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Social media will manage itself

by Kelly Hobkirk

Social media management is am interesting topic. Every day we hear the same things: How will we manage our social media? Or control it?

Answer: Don’t. Social media will manage itself. And you don’t need to control it either.

Then there’s my favorite: What should we say on social media?

It’s fascinating to watch business people be all but completely flummoxed by social media. If you dissect the word parts of the phrase, you get ‘social’ and ‘media’. Pretty simple, yes? You’re either social or you’re not. Simple. And if you advertise or even just have a website (both business basics), you have media. To be social with your media, you just take it live, albeit without the sales pitch.

Do you really have to be part of the conversation? Probably not. Or can you just go on communicating effectively with the people who make your business? Probably so. Will you get left behind by being a social media outsider? Not likely.

As the population rises, new generations will not supplant old. They just create new markets.

If you really want to take part in social media, find relevant conversations, but first, think about your motivation for wanting to contribute, then see if it aligns with your business goals.

When you have enough Facebook likers, you can leverage your numbers to connect with them on Facebook and connect with them through other sites (this is really just advertising, but shhh, don’t tell). Until then, just be social without imposing obvious advertisements, and you’ll be just fine. Same thing goes for your blog. Keep it to relevant editorial. Leave out the sales pitch text (such as ‘act now’ and so on) that your business instincts tell you to insert. Again, simple.

Train anyone on your team who will be adding to the conversation to understand your brand inside out. Teach them that a positive attitude online is like gold, and negativity is like kryptonite. These are basic customer service concepts. When your peeps communicate with an overall sunny presence, their communications will manage themselves.

Unless your company has a reputation for treating people like they are all evil ogre mother-in-laws, don’t worry so much about controlling the conversation about your business. Let it flow, and happily correct any gross misrepresentations.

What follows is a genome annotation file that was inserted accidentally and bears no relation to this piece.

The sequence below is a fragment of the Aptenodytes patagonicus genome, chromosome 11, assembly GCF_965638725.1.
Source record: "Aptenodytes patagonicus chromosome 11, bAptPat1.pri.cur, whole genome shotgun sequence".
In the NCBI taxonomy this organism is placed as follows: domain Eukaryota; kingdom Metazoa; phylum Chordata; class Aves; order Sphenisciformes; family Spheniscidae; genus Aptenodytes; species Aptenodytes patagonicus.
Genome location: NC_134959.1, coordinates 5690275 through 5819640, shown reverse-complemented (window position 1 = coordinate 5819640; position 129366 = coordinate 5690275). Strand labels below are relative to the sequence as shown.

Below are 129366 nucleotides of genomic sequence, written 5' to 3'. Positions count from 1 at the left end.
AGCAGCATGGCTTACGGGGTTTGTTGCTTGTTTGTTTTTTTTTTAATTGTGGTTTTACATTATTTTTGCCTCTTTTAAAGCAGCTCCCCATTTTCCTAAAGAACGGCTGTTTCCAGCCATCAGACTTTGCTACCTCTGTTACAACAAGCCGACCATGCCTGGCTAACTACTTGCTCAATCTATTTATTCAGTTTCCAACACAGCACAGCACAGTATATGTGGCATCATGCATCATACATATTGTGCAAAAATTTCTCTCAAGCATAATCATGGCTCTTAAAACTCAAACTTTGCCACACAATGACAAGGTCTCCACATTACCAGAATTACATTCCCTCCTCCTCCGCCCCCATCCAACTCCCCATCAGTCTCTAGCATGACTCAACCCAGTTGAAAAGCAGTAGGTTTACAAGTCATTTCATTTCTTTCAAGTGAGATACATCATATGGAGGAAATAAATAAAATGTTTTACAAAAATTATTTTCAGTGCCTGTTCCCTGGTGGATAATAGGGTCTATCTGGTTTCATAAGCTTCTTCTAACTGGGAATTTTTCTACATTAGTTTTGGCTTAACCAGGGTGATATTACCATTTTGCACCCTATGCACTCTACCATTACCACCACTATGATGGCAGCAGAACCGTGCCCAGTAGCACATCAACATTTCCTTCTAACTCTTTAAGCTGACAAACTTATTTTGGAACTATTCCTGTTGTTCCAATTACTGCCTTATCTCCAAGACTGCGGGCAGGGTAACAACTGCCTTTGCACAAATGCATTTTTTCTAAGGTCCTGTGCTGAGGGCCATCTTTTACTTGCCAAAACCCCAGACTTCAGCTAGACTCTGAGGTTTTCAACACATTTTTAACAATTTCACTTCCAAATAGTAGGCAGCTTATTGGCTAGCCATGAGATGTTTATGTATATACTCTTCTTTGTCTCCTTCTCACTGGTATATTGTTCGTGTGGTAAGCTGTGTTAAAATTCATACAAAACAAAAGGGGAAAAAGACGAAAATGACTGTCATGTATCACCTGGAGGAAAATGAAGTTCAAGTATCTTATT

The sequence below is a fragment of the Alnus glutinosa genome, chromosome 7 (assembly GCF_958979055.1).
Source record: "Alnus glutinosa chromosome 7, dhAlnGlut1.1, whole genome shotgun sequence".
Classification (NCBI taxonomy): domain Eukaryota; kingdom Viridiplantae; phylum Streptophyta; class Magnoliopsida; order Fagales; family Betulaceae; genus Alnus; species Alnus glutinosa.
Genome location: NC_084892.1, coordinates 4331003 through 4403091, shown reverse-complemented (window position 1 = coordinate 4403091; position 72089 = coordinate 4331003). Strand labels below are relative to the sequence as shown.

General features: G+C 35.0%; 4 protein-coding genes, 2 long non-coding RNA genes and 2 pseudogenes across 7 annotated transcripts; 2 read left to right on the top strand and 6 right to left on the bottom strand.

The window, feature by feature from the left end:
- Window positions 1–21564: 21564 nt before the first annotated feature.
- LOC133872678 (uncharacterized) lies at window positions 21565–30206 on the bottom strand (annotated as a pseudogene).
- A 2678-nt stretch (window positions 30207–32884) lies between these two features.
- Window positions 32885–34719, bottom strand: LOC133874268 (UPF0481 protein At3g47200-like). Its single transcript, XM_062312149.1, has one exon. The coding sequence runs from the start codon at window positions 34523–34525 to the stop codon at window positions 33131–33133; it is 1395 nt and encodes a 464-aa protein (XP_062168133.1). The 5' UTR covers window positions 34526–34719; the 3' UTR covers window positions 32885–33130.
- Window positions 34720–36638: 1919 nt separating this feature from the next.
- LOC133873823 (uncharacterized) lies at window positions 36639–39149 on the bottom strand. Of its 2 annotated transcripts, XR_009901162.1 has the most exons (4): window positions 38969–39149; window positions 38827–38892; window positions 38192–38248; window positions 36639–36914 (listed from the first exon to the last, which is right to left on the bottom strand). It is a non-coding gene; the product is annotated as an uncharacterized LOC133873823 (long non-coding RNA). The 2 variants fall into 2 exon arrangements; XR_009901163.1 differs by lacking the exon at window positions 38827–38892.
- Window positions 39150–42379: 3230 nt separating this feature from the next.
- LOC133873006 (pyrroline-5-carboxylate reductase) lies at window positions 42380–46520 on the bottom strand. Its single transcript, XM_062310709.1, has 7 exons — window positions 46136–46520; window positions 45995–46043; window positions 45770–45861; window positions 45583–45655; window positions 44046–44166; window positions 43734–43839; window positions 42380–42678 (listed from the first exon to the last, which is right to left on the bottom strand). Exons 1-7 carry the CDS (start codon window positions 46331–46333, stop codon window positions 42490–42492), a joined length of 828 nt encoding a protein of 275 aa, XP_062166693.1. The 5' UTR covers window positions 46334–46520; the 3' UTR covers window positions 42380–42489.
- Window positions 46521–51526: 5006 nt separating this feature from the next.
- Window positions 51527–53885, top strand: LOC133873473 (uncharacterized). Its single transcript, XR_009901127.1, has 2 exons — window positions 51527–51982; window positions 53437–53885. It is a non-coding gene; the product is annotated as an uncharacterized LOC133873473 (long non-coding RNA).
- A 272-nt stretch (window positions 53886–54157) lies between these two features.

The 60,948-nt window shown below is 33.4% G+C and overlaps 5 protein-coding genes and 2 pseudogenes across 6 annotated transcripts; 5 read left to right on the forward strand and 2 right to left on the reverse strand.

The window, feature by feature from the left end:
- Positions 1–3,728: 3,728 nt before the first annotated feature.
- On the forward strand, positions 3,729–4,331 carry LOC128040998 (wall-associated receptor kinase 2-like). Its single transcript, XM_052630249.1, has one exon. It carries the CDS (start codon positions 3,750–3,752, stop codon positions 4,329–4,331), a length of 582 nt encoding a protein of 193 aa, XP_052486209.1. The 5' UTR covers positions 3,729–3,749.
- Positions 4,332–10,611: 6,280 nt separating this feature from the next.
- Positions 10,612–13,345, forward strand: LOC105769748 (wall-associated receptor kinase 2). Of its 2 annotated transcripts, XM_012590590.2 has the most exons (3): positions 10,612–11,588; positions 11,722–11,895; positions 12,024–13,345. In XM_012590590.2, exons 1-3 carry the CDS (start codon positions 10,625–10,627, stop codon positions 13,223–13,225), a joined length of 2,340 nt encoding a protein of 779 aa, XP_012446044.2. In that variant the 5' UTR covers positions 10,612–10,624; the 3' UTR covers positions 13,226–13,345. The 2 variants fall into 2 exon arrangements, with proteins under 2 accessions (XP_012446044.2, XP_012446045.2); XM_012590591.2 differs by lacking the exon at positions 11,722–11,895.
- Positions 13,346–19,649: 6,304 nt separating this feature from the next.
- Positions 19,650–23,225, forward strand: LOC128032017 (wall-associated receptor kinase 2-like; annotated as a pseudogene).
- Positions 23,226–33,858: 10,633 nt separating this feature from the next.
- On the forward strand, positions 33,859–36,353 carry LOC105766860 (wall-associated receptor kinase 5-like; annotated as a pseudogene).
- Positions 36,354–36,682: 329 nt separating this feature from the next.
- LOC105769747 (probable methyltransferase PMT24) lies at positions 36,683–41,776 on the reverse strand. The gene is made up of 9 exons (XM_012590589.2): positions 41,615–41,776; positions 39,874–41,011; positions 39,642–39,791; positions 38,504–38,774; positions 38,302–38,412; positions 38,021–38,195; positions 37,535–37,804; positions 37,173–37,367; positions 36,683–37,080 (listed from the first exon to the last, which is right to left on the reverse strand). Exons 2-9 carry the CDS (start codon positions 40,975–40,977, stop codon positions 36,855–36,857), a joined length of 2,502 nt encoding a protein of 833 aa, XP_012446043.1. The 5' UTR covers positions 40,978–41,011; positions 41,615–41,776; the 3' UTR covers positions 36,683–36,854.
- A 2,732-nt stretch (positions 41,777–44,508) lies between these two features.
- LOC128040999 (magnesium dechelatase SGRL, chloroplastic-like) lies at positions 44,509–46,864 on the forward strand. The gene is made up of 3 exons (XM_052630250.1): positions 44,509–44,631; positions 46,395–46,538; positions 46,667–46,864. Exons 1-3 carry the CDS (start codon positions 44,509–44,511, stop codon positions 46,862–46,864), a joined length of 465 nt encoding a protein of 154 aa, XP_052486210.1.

The truth is most companies need to worry more about improving their customer service, and let social media manage itself.

(If you really want your social media handled and managed, we do that too.)

Posted by Kelly Hobkirk • June 7, 2012 • Tags: ,

Why tie your company Facebook page to your personal account?

by Kelly Hobkirk

A common client question: can I create a company Facebook page without tying it to my personal Facebook account?

The answer is, yes, you can create an independent Facebook company page, but why would you want to?

Detractors from creating a company Facebook page without having it tied to your personal Facebook account:
• Facebook is fundamentally about connecting people. An independent company page will not connect people. In fact, it places a virtual wall between you and the people who ‘Like’ you and your company.

• A company Facebook page will not garner as much trust when it is not connected to a person, undermining one of the primary benefits of Facebook. Think about it, when you ‘Like’ something on Facebook, you endorse it, believe in it. With your company page, you are asking people to do the same thing. Ultimately, you want their trust. Thing is, people don’t trust companies. People trust people.

• You can’t create applications or connect to them. What if your company Facebook page needs to connect people to a third-party application or website? No can do if it’s not connected to your personal Facebook account.

The bottom line is this: If you want people to trust your company on Facebook, Facebook needs to know they can trust you. They do that by being connected to you and your company. They’re keeping it personal, and they are asking you to do the same.

Linking your personal Facebook page to your company Facebook page is a strategically sound approach for everyone. If you need a frame of reference, just think about how consumers have developed contempt for large corporations who failed to earn their trust by marketing false claims for decades. This approach keeps each person and company accountable for the claims they make, the offers they promote, and the connections they forge.

Posted by Kelly Hobkirk • May 30, 2012 • Tags: